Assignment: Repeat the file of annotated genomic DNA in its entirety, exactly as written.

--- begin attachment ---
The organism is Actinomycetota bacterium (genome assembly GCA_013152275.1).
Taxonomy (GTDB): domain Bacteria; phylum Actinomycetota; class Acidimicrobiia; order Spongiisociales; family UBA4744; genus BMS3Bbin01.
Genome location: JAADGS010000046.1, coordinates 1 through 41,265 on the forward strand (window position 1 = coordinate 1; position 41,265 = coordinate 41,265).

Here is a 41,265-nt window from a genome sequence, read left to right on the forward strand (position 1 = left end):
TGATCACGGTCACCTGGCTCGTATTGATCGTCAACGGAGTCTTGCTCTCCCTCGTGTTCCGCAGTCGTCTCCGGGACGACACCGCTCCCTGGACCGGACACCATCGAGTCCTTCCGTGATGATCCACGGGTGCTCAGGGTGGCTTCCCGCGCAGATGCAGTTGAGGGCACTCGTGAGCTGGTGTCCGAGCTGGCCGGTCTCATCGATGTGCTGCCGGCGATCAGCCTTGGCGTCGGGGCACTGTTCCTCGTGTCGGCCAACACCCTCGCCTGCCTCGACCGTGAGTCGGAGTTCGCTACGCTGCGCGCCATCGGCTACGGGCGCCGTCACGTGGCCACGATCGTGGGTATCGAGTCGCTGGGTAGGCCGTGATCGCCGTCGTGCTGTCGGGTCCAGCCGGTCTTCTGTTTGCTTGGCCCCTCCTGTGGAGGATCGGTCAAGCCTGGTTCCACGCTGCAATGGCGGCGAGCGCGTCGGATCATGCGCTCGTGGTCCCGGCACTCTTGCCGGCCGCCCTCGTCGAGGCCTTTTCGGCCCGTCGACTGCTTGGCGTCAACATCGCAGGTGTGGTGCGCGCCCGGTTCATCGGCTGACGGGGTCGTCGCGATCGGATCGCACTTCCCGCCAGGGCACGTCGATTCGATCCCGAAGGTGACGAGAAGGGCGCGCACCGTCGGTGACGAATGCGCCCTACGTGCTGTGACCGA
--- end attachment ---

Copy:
The organism is Actinomycetota bacterium (genome assembly GCA_013152275.1).
Taxonomy (GTDB): domain Bacteria; phylum Actinomycetota; class Acidimicrobiia; order Spongiisociales; family UBA4744; genus BMS3Bbin01.
Genome location: JAADGS010000046.1, coordinates 1 through 41,265 on the forward strand (window position 1 = coordinate 1; position 41,265 = coordinate 41,265).

Here is a 41,265-nt window from a genome sequence, read left to right on the forward strand (position 1 = left end):
TGATCACGGTCACCTGGCTCGTATTGATCGTCAACGGAGTCTTGCTCTCCCTCGTGTTCCGCAGTCGTCTCCGGGACGACACCGCTCCCTGGACCGGACACCATCGAGTCCTTCCGTGATGATCCACGGGTGCTCAGGGTGGCTTCCCGCGCAGATGCAGTTGAGGGCACTCGTGAGCTGGTGTCCGAGCTGGCCGGTCTCATCGATGTGCTGCCGGCGATCAGCCTTGGCGTCGGGGCACTGTTCCTCGTGTCGGCCAACACCCTCGCCTGCCTCGACCGTGAGTCGGAGTTCGCTACGCTGCGCGCCATCGGCTACGGGCGCCGTCACGTGGCCACGATCGTGGGTATCGAGTCGCTGGGTAGGCCGTGATCGCCGTCGTGCTGTCGGGTCCAGCCGGTCTTCTGTTTGCTTGGCCCCTCCTGTGGAGGATCGGTCAAGCCTGGTTCCACGCTGCAATGGCGGCGAGCGCGTCGGATCATGCGCTCGTGGTCCCGGCACTCTTGCCGGCCGCCCTCGTCGAGGCCTTTTCGGCCCGTCGACTGCTTGGCGTCAACATCGCAGGTGTGGTGCGCGCCCGGTTCATCGGCTGACGGGGTCGTCGCGATCGGATCGCACTTCCCGCCAGGGCACGTCGATTCGATCCCGAAGGTGACGAGAAGGGCGCGCACCGTCGGTGACGAATGCGCCCTACGTGCTGTGACCGA